Paice failed to pay Harding’s final account, and Harding commenced adjudication proceedings. Harding claimed it was entitled to the sum due in its final account, which became the sum “properly due” under clause 8.12.5 of the Contract as Paice had not served a payless notice. Paice issued counter-adjudication proceedings in an attempt to re-value Harding’s final account, and Harding applied for an injunction in an attempt to prevent Paice’s counter-adjudication proceeding. In its injunction proceedings, Harding argued the failure by Paice to serve a valid payless notice made the sum in its final account the sum that was “properly due” under clause 8.12.5 of the Contract. In the alternative, Harding asserted that the substance of its final account had already been referred to adjudication and could not therefore be revisited.

Decision at first instance       

Briefly,2 Mr Justice Edwards-Stuart noted the adjudicator had proceeded on the basis that if Paice wished to pay less than the sum of Harding’s final account, it was obliged to serve a valid payment notice, in default of which, Paice was committed to the amount stated in Harding’s final account.3

In the instant case, Mr Justice Edwards-Stuart highlighted that clause 8.12.5 was slightly unusual, because unlike the interim payment machinery in the Contract, it required the employer to pay the amount “properly due” in respect of the final account; it did not require the employer to pay the amount stated in the final account, as this would operate to prevent the reckoning process that is inherent in final accounts taking place.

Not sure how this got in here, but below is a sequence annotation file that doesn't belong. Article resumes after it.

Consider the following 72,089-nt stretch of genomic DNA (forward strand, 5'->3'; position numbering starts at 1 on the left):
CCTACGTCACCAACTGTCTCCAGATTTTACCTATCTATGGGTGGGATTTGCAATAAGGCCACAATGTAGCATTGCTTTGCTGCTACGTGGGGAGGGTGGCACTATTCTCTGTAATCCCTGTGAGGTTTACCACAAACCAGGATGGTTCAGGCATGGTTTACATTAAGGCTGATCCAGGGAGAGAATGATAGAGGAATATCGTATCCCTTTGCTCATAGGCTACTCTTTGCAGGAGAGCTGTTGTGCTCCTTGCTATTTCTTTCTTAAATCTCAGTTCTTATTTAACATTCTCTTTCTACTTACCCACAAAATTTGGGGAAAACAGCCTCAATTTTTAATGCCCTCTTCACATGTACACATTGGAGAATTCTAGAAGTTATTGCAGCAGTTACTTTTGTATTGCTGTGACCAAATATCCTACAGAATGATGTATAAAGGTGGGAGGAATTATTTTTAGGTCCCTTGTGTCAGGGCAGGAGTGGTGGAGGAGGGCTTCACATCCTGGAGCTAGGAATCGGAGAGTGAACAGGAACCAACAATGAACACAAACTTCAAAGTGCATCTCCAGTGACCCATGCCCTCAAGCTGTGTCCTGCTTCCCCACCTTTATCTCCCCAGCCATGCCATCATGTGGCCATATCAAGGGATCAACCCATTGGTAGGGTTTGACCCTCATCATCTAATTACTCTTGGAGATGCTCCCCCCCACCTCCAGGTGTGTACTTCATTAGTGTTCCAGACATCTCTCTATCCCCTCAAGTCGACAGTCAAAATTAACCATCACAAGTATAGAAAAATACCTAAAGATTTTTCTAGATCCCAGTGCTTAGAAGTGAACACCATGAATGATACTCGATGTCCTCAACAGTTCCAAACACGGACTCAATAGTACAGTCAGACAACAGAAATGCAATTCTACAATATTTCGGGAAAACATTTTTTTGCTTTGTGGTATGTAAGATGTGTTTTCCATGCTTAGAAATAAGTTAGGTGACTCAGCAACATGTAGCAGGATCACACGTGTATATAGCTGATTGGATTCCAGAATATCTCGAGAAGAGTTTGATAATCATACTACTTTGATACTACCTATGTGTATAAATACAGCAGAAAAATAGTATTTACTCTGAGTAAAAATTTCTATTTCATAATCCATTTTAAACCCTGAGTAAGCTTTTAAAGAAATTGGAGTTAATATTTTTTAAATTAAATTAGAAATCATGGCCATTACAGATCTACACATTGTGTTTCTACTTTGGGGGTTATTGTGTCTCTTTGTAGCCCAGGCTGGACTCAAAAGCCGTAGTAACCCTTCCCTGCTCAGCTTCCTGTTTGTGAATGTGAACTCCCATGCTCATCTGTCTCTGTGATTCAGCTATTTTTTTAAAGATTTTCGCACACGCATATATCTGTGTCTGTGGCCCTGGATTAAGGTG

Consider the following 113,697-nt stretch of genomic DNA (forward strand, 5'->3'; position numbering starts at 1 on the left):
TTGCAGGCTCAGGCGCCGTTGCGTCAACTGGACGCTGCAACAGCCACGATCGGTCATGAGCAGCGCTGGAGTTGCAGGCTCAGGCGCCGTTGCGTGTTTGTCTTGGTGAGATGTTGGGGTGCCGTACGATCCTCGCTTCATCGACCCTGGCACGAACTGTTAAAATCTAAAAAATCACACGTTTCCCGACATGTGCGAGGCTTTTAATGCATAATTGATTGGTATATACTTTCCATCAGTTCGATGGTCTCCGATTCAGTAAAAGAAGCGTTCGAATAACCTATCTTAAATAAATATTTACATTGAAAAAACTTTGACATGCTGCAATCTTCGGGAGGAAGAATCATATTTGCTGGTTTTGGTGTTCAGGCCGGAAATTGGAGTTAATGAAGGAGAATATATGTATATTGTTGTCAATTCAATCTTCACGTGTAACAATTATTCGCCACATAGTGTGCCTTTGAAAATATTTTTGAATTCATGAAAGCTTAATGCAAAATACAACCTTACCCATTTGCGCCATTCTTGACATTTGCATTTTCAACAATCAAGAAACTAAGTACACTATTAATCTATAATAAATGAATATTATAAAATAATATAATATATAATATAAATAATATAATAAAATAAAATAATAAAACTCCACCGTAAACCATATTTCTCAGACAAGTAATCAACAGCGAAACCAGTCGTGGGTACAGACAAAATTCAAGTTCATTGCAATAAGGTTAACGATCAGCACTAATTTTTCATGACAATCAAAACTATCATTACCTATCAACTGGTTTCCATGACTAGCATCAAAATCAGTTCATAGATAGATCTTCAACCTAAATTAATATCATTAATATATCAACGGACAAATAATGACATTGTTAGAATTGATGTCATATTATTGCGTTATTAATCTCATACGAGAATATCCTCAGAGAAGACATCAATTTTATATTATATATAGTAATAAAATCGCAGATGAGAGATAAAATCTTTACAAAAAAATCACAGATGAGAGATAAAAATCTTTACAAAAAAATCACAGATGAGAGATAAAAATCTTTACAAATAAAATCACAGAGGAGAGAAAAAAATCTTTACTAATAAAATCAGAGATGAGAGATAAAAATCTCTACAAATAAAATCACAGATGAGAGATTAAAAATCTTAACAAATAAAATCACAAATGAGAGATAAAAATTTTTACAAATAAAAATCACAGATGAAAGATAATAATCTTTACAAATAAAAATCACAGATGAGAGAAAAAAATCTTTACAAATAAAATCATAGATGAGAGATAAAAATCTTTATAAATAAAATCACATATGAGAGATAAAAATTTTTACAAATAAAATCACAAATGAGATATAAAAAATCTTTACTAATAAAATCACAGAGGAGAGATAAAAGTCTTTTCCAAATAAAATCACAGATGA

Mr Justice Edwards-Stuart found the adjudicator’s decision in the context of the final account to be incorrect, as it would deprive the employer of the right forever to challenge the contractor’s final account. Taking the worst case scenario, if the contractor had overvalued its final account, the contractor would receive a windfall to which he was not in fact entitled, and more importantly, which the employer could never recover.